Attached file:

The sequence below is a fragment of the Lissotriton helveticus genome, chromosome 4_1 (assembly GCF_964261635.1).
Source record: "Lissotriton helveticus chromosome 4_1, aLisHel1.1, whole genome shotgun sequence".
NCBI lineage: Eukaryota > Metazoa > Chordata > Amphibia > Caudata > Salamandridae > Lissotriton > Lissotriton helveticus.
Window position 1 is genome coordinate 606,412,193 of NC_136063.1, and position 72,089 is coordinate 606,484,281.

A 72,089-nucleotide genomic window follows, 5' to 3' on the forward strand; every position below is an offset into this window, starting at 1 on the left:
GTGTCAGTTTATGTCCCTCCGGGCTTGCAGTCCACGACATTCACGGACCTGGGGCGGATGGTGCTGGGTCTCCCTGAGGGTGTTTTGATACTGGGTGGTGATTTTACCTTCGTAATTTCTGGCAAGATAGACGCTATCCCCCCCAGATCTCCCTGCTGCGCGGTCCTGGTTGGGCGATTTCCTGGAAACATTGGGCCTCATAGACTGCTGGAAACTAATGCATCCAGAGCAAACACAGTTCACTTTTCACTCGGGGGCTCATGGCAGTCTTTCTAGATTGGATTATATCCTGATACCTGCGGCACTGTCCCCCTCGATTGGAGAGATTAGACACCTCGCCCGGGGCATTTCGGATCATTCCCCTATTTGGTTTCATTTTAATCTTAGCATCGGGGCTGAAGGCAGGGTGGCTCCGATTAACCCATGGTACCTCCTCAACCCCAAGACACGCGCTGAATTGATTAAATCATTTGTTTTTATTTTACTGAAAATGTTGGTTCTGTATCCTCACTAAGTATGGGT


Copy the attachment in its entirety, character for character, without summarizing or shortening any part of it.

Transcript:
The sequence below is a fragment of the Lissotriton helveticus genome, chromosome 4_1 (assembly GCF_964261635.1).
Source record: "Lissotriton helveticus chromosome 4_1, aLisHel1.1, whole genome shotgun sequence".
NCBI lineage: Eukaryota > Metazoa > Chordata > Amphibia > Caudata > Salamandridae > Lissotriton > Lissotriton helveticus.
Window position 1 is genome coordinate 606,412,193 of NC_136063.1, and position 72,089 is coordinate 606,484,281.

A 72,089-nucleotide genomic window follows, 5' to 3' on the forward strand; every position below is an offset into this window, starting at 1 on the left:
GTGTCAGTTTATGTCCCTCCGGGCTTGCAGTCCACGACATTCACGGACCTGGGGCGGATGGTGCTGGGTCTCCCTGAGGGTGTTTTGATACTGGGTGGTGATTTTACCTTCGTAATTTCTGGCAAGATAGACGCTATCCCCCCCAGATCTCCCTGCTGCGCGGTCCTGGTTGGGCGATTTCCTGGAAACATTGGGCCTCATAGACTGCTGGAAACTAATGCATCCAGAGCAAACACAGTTCACTTTTCACTCGGGGGCTCATGGCAGTCTTTCTAGATTGGATTATATCCTGATACCTGCGGCACTGTCCCCCTCGATTGGAGAGATTAGACACCTCGCCCGGGGCATTTCGGATCATTCCCCTATTTGGTTTCATTTTAATCTTAGCATCGGGGCTGAAGGCAGGGTGGCTCCGATTAACCCATGGTACCTCCTCAACCCCAAGACACGCGCTGAATTGATTAAATCATTTGTTTTTATTTTACTGAAAATGTTGGTTCTGTATCCTCACTAAGTATGGGT